I am in for the fight against corruption. I align with Vice President Yemi Osinbajo’s position that corruption is in all strata of the society, be it the Executive, Legislature or Judiciary. I also know that there is corruption in the business world, civil service, private sector and other fields of human endeavours. It is not everybody, in any case, that is involved. Just as there are bad eggs, there are also good people. Therefore, to make the blanket conclusion that judges, as in “all judges” are corrupt is wrong.
I do not believe that the NJC does not know that there are some corrupt judges. It is also a joke taken too far to say that the NJC is shielding judges from disciplinary action or prosecution. In the past, NJC did recommend the suspension, retirement and prosecution of judges found wanting in the discharge of their duties. This fact should be acknowledged. I guess that the issue here is the mode in which the sting operation was carried out. Inasmuch as the the law did not prescribe the one way to invite or arrest a suspect, the invasion of the judges’ homes in the dead of the night, with heavily armed security personnel breaking down doors, provokes resentment. Whatever happens to civil way of security operation?
I understand that the DSS investigated the matter for more than six months, which means the secret service could have mounted surveillance on the judges being investigated. This means that the DSS could have known the movements of the judges and could have followed them into their compounds on any day it chose to carry out the sting operation. But rather than do this, they elected to dramatise the arrests. It is possible that the NJC is resisting the suspension of the judges, not because it does not think it is necessary, but because of the way the DSS is going about it. Indeed, I do not want to believe that the NJC is ignorant of the fact that morality demands that the judges being accused of corruption should not preside in courts until their cases are dispensed with. The point, I guess, NJC wants to make is this: The DSS, Presidency or any other body could wish the judges were suspended, but constitution gives the power to act/take action only to NJC. If the DSS/Presidency wants to take over the responsibility of directly discipling judges, it should, first, seek constitution amendment on the sections that give the judicial council the mandate.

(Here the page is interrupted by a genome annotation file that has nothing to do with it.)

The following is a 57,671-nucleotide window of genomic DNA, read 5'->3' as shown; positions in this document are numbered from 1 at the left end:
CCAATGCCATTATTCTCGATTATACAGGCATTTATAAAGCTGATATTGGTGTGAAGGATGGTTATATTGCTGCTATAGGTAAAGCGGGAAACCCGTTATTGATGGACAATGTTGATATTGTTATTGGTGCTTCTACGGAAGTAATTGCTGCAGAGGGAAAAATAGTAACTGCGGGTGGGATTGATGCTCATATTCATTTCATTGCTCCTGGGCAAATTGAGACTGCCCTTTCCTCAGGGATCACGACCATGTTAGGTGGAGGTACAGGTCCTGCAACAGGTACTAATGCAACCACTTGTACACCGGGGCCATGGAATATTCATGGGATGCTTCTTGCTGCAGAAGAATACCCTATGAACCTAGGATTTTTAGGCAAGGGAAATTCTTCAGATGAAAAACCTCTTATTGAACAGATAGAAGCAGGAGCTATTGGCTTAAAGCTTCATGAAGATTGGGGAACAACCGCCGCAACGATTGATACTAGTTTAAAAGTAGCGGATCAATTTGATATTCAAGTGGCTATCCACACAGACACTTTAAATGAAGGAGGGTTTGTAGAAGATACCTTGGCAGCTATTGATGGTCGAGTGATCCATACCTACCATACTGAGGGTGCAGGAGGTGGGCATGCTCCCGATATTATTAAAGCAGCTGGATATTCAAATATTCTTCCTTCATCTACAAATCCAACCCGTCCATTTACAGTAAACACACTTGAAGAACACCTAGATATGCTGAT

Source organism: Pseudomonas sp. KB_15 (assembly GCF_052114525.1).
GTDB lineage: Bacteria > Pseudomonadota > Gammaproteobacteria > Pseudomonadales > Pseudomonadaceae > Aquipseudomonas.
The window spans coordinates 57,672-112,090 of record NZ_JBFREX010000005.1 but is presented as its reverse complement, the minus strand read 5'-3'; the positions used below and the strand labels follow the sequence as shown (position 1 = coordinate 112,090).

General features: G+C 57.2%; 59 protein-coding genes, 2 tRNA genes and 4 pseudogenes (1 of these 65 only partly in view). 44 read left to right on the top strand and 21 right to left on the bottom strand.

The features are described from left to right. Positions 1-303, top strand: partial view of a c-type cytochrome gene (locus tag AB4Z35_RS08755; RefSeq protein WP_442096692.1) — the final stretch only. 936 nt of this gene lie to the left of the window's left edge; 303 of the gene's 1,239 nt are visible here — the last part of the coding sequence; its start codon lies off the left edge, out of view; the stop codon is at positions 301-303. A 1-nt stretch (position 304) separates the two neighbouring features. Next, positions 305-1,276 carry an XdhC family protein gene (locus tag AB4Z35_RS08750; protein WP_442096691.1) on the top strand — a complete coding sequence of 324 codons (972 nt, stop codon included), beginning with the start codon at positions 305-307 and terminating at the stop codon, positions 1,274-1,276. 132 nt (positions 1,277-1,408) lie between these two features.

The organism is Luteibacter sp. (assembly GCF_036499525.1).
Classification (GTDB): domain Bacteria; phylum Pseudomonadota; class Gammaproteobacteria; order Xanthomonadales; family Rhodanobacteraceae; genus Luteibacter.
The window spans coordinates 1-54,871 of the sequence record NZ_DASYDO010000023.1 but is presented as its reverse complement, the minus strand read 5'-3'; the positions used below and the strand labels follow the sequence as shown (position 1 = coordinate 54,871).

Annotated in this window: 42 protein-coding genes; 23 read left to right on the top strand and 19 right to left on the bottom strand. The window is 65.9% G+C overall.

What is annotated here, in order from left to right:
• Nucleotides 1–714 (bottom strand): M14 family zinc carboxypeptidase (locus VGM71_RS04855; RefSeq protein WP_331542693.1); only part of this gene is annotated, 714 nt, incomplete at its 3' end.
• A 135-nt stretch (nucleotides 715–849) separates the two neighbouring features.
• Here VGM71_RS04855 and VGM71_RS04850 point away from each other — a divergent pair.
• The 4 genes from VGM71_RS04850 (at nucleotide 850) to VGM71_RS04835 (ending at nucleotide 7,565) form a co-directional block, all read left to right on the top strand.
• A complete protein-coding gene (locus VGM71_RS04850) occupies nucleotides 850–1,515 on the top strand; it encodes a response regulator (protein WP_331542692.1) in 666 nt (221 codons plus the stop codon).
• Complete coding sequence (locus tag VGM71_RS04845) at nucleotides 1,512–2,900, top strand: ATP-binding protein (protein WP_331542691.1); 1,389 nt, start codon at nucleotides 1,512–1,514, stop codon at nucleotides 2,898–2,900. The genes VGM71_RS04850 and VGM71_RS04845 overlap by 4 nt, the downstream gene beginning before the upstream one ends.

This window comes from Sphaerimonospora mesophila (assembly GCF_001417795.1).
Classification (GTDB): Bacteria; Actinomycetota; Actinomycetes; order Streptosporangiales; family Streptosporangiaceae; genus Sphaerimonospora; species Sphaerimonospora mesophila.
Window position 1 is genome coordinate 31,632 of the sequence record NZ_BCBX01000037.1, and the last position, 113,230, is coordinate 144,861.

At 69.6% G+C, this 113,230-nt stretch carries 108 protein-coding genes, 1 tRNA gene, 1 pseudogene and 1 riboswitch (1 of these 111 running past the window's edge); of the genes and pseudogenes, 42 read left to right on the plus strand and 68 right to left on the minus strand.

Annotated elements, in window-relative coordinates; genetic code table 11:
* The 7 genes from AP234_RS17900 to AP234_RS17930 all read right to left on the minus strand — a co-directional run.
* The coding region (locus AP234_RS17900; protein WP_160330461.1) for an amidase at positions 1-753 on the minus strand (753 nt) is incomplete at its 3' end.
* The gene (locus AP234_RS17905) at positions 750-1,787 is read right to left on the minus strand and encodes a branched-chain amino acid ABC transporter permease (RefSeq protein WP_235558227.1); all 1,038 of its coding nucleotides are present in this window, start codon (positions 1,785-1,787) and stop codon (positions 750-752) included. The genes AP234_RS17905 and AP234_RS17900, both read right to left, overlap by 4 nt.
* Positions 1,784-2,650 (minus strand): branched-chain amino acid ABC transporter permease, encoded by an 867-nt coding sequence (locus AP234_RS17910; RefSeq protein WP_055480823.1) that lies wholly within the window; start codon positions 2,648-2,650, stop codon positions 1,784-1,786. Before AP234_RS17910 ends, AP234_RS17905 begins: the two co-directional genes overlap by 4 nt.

I am persuaded that the DSS and Presidency, could have got the judges’ suspended from office if they had acknowledged the fact that only NJC could do it and, therefore, followed the appropriate channel, using persuasion, to get the council to act. To be sure, if DSS had quietly contacted the NJC, on the matter, without making it a press thing, which the NJC is now interpreting to be imposition, I believe the judicial council could have acquiesced. NJC’s resistance could be borne out of rebellion against what it perceives to be an attempt to erode its authority and independence. It has, therefore, dared the Executive. This type of confrontation is too dangerous, as it would only inflict injuries on the nation.
For those applauding the Presidency for the way the judges’ saga is being handled, to the extent of saying that the NJC is talking nonsense insisting that it is the only body that could ask the judges to step down, there is a note of warning. If Nigeria succeeds in emasculating the judiciary or the legislature, the country is doomed. Democracy thrives on the principle of separation of powers among the Executive, Legislature and Judiciary. No matter what is at stake, there is the need to encourage each arm of government to be independent of others. If the Executive could get a judge suspended on allegation of corruption or whatsoever, when the judge has not been found guilty in court, and we applaud, very soon we will discover that judges will be told what to do with cases before them. By then it will be too late have a proper democracy.